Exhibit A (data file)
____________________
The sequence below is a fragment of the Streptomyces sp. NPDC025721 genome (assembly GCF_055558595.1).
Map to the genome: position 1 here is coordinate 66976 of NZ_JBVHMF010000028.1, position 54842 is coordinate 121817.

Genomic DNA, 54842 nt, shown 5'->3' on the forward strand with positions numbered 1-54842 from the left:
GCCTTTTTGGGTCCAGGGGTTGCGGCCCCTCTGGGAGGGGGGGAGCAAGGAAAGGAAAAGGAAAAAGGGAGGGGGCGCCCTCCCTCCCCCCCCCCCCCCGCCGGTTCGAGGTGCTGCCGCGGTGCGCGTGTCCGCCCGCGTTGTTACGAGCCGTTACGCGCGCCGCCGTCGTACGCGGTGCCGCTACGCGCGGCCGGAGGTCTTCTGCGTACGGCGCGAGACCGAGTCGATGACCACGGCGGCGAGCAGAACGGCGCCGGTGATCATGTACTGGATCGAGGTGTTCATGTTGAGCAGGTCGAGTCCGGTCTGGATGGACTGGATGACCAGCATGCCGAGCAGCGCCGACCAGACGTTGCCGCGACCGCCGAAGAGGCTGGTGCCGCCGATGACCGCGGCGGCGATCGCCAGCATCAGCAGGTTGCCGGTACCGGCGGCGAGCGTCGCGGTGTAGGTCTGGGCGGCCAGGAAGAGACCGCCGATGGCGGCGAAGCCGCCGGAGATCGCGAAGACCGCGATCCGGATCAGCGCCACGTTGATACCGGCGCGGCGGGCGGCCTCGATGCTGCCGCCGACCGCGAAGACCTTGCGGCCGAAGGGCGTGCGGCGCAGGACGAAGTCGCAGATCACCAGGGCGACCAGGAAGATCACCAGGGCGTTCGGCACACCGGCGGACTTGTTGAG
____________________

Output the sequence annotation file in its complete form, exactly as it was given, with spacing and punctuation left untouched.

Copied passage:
The sequence below is a fragment of the Streptomyces sp. NPDC025721 genome (assembly GCF_055558595.1).
Map to the genome: position 1 here is coordinate 66976 of NZ_JBVHMF010000028.1, position 54842 is coordinate 121817.

Genomic DNA, 54842 nt, shown 5'->3' on the forward strand with positions numbered 1-54842 from the left:
GCCTTTTTGGGTCCAGGGGTTGCGGCCCCTCTGGGAGGGGGGGAGCAAGGAAAGGAAAAGGAAAAAGGGAGGGGGCGCCCTCCCTCCCCCCCCCCCCCCGCCGGTTCGAGGTGCTGCCGCGGTGCGCGTGTCCGCCCGCGTTGTTACGAGCCGTTACGCGCGCCGCCGTCGTACGCGGTGCCGCTACGCGCGGCCGGAGGTCTTCTGCGTACGGCGCGAGACCGAGTCGATGACCACGGCGGCGAGCAGAACGGCGCCGGTGATCATGTACTGGATCGAGGTGTTCATGTTGAGCAGGTCGAGTCCGGTCTGGATGGACTGGATGACCAGCATGCCGAGCAGCGCCGACCAGACGTTGCCGCGACCGCCGAAGAGGCTGGTGCCGCCGATGACCGCGGCGGCGATCGCCAGCATCAGCAGGTTGCCGGTACCGGCGGCGAGCGTCGCGGTGTAGGTCTGGGCGGCCAGGAAGAGACCGCCGATGGCGGCGAAGCCGCCGGAGATCGCGAAGACCGCGATCCGGATCAGCGCCACGTTGATACCGGCGCGGCGGGCGGCCTCGATGCTGCCGCCGACCGCGAAGACCTTGCGGCCGAAGGGCGTGCGGCGCAGGACGAAGTCGCAGATCACCAGGGCGACCAGGAAGATCACCAGGGCGTTCGGCACACCGGCGGACTTGTTGAG